The coming influx of hard soda
As if we don’t have enough trouble with alcohol in this country, it’s now being added to sodas. In states that allow such things, expect to see them taking up more and more room in supermarket aisles.
The business press is interested in this trend; there is much money to be made on drinks of any kind.
See, for example, Bud Light to Launch Hard Soda.
Bud Light Seltzer Hard Soda will have no sugar or caffeine. Anheuser-Busch describes it as ‘light like a seltzer and bold like soda pop.’ Each can will contain 100 calories and 5% alcohol.
This comes in cola, cherry cola, orange and lemon-lime flavors.
Consumer demand has soared over the past few years for nonalcoholic seltzers such as LaCroix and alcoholic ones such as White Claw that are low on calories and offer just a hint of flavor. Now some consumers are migrating toward stronger flavors, industry experts say, and brewers are trying out new fizzy drinks.
This, then, is about market share.
Lots of other companies are getting into this act.
- From Beer to Hard Seltzer: A Cultural Pivot Finds a New Market: Boston Beer Co., owner of popular brands like Sam Adams and Dogfish Head, launched its hard seltzer Truly in 2016. CEO Dave Burwick explains the company’s cultural pivot that made it No. 2 in the rapidly growing category.
- No- and low-alcohol category value in key global markets nears $10bn. Monster enters alcohol category with CANarchy Craft Brewery Collective acquisition: Monster Beverage Corporation will acquire CANarchy Craft Brewery Collective LLC, a craft beer and hard seltzer company for $330m, providing a springboard for the energy drink giant into the alcoholic beverage category…. Read more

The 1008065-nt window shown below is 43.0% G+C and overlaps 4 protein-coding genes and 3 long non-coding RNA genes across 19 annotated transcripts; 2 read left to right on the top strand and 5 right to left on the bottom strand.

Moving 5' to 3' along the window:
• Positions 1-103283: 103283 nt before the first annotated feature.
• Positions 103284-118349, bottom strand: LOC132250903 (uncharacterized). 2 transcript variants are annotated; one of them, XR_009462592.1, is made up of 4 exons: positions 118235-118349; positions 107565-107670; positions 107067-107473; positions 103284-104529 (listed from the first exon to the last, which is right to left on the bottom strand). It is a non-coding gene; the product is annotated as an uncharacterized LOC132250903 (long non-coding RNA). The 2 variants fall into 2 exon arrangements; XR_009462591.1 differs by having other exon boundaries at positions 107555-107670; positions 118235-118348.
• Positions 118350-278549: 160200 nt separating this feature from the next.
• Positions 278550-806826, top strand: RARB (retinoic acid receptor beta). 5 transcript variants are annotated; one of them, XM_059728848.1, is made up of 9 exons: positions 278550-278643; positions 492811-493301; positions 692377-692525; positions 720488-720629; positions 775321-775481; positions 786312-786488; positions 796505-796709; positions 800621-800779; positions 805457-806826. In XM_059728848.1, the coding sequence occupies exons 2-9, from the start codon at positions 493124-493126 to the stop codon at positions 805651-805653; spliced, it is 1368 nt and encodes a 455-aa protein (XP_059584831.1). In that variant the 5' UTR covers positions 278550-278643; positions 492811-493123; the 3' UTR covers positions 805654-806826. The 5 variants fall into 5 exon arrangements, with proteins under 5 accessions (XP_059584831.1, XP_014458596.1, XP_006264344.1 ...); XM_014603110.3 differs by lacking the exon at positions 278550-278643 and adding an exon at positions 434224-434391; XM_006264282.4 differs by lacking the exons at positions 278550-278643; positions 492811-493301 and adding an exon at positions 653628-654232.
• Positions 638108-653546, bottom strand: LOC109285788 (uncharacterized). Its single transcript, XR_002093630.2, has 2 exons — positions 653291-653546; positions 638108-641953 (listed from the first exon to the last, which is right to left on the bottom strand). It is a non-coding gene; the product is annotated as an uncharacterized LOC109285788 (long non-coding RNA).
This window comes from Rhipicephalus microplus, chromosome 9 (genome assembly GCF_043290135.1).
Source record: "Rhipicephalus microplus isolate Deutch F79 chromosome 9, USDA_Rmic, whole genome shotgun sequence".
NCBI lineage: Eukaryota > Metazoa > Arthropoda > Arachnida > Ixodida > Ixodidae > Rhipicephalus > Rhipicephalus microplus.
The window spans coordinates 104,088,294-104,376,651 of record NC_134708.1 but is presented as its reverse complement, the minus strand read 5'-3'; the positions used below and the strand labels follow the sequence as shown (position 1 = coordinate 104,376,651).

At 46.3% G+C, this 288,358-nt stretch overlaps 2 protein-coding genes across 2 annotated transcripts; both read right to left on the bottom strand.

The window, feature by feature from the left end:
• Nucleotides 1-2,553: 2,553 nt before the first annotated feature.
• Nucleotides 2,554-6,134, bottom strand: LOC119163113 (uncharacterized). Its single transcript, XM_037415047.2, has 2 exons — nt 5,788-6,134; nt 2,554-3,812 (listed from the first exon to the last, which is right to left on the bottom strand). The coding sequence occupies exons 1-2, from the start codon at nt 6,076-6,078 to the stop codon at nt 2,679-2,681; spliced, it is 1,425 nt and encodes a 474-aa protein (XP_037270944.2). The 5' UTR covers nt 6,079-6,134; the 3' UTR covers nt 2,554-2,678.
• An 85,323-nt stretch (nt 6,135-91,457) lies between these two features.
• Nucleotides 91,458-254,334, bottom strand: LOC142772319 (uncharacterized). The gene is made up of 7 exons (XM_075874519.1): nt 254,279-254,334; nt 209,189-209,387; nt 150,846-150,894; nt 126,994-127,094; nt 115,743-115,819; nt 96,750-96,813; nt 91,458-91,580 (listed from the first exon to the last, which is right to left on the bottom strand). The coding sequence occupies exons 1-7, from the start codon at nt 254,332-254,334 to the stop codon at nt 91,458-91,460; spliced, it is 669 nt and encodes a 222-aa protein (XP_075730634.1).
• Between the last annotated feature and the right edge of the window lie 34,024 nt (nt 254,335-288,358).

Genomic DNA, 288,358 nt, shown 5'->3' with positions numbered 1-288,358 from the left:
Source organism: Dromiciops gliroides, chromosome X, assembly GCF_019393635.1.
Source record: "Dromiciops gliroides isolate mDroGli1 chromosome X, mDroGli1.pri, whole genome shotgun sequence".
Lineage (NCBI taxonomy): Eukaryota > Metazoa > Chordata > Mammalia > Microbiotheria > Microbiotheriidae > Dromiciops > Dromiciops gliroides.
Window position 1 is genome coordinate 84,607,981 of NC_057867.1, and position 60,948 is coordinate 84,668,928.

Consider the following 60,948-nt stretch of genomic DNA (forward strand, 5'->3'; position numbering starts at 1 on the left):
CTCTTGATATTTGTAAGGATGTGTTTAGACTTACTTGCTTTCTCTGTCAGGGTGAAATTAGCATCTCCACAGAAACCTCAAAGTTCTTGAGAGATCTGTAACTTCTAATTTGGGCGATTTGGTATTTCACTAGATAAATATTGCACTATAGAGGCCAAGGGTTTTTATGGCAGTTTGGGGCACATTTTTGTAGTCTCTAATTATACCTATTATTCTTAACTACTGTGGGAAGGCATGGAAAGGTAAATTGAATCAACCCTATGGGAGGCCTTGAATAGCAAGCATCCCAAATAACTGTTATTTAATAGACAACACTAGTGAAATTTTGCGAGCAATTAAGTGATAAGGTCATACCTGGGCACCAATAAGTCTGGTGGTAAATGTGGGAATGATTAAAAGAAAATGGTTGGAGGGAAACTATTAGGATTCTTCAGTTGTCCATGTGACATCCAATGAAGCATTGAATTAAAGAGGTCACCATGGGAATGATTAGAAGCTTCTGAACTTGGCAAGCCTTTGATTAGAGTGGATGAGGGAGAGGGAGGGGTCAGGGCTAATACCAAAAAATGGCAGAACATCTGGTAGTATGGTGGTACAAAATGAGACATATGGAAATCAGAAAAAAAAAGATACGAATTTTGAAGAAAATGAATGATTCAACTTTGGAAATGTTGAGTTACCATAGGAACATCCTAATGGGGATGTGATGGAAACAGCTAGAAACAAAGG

- Coca-Cola, Molson Coors to partner on Simply Spiked Lemonade. The RTD alcoholic beverage, which is set to hit shelves this summer, is the second drink to be developed by the two companies, following the launch of Topo Chico Hard Seltzer in 2021.
- Dry January movement grows presenting opportunity for non-alcoholic beverage brands: Many consumers are reporting to take part in Dry January by either abstaining completely or significantly cutting down (‘Damp January’) on their alcohol consumption for the month, presenting year-long opportunities for the non-alcoholic beverage brands, says Morning Consult…. Read more
Given all that, what are we to make of this piece of news?
- Alcohol and COVID-19: Good news for red wine drinkers, but blow for beer boozers? People who consume red wine between one to more than five glasses a week had a 10 to 17% lower risk in contracting COVID-19, but beer drinkers had a heightened risk, according to a recent study…. Read more
- Here’s the study: COVID-19 Risk Appears to Vary Across Different Alcoholic Beverages.
- Here’s the caveat: Association does not equal causation. Drinkers of red wine have different lifestyles than beer drinkers, perhaps?
- And here are the study’s sensible conclusions: The COVID-19 risk appears to vary across different alcoholic beverage subtypes, frequency, and amount…Consumption of beer and cider and spirits and heavy drinking are not recommended during the epidemics. Public health guidance should focus on reducing the risk of COVID-19 by advocating healthy lifestyle habits and preferential policies among consumers of beer and cider and spirits.